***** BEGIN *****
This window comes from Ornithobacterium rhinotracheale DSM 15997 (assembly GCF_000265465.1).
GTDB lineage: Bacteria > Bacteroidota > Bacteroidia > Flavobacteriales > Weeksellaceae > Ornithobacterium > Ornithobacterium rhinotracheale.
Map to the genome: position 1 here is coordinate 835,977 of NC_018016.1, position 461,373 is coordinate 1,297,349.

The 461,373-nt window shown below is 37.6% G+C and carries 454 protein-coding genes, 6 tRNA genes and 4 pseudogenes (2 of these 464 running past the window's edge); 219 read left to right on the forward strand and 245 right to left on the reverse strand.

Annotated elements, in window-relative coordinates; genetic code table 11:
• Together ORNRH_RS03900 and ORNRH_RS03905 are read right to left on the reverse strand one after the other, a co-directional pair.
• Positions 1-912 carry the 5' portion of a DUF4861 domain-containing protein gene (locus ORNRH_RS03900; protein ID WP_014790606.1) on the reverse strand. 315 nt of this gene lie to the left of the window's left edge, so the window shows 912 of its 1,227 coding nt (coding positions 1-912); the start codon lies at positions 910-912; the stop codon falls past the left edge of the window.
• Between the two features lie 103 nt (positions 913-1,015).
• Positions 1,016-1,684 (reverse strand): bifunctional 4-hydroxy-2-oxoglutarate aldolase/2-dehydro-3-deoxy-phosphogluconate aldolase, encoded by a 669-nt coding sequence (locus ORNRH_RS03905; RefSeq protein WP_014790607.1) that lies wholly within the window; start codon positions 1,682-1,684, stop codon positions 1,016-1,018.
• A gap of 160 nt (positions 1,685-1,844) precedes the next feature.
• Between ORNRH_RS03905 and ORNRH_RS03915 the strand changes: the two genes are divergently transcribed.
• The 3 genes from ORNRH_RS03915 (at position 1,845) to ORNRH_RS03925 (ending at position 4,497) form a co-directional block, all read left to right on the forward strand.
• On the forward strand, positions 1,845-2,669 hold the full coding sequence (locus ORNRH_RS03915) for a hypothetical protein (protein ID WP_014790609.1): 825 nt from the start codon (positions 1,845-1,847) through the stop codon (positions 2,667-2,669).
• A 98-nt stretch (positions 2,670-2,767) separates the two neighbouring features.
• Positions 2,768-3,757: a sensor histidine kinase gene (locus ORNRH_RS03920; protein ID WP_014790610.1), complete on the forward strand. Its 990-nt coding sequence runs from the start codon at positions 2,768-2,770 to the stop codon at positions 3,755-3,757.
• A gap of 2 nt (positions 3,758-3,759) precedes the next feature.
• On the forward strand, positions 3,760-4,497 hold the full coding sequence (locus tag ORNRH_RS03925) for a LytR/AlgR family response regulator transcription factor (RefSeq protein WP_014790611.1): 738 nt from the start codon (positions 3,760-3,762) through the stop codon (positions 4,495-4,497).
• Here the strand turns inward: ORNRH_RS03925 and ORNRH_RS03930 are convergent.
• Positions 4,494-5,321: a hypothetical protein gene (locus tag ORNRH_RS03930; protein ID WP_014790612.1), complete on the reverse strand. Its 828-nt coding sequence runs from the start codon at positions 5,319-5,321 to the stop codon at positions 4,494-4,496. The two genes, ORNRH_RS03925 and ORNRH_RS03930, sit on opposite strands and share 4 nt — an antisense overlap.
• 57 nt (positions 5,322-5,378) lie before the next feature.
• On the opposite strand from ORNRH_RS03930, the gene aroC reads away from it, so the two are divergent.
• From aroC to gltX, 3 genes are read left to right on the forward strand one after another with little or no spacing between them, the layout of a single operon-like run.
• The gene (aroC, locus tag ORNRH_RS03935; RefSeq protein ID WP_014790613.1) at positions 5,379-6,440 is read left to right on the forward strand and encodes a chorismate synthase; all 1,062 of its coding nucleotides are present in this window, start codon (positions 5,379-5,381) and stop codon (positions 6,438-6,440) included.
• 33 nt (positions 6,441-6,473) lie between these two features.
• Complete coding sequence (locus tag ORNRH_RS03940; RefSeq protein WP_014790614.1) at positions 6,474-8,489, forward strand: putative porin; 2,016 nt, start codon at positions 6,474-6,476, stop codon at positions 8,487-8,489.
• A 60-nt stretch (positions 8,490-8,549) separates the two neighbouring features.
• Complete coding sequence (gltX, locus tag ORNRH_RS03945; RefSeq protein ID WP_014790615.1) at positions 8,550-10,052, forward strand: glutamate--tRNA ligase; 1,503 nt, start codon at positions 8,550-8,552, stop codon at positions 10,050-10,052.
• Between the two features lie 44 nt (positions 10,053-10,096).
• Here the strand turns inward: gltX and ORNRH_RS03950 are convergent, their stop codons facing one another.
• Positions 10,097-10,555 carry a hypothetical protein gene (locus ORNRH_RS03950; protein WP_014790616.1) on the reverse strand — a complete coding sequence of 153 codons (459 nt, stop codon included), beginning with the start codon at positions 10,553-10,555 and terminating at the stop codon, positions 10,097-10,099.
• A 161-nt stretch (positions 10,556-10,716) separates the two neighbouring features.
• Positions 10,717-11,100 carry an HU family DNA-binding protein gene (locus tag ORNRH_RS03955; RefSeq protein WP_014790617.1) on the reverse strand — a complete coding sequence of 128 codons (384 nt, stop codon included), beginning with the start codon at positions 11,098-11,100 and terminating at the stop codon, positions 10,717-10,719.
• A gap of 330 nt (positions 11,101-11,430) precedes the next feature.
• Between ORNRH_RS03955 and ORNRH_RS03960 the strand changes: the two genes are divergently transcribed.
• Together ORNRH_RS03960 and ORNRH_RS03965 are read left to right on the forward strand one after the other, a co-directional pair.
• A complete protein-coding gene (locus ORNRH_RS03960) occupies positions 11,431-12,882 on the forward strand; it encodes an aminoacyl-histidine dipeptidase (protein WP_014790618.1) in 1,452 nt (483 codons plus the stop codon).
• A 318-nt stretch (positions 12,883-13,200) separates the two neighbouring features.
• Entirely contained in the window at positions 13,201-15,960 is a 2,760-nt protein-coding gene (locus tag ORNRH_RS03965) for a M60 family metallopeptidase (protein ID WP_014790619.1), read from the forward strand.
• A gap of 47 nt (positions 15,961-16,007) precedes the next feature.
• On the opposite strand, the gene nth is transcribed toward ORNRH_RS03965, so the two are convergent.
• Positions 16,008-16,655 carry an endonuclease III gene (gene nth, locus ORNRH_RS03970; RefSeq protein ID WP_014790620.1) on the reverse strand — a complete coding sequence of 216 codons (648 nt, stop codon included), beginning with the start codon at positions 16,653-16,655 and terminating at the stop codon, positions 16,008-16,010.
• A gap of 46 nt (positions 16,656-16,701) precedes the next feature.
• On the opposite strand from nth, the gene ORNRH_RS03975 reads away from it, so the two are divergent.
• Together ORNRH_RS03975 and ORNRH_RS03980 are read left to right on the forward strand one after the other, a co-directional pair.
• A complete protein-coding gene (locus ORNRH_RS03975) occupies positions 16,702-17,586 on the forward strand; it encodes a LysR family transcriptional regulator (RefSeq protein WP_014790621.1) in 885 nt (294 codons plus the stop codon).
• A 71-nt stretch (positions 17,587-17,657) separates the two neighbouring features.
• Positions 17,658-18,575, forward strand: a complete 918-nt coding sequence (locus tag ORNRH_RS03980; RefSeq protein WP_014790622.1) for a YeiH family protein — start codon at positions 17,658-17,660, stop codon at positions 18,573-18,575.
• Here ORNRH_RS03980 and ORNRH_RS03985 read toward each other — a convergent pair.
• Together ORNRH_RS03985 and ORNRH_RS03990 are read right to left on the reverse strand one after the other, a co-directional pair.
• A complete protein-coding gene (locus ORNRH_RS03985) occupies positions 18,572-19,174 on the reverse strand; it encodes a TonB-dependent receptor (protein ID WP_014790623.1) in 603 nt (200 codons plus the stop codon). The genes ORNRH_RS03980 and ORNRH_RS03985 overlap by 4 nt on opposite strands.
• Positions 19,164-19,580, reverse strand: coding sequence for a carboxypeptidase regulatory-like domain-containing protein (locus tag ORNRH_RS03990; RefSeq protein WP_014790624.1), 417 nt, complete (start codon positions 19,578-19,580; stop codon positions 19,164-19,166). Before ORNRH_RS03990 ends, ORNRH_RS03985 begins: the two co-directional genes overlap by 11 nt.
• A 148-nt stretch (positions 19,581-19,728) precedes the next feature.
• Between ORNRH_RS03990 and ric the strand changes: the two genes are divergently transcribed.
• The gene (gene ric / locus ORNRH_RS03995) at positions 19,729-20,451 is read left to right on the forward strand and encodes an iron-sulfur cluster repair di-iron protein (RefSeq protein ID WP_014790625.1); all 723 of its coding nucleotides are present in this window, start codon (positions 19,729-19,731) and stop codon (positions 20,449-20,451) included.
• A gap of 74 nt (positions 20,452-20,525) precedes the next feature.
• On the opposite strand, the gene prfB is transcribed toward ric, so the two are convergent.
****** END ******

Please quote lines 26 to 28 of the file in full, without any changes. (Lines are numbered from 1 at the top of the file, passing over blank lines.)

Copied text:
• A 60-nt stretch (positions 8,490-8,549) separates the two neighbouring features.
• Complete coding sequence (gltX, locus tag ORNRH_RS03945; RefSeq protein ID WP_014790615.1) at positions 8,550-10,052, forward strand: glutamate--tRNA ligase; 1,503 nt, start codon at positions 8,550-8,552, stop codon at positions 10,050-10,052.
• Between the two features lie 44 nt (positions 10,053-10,096).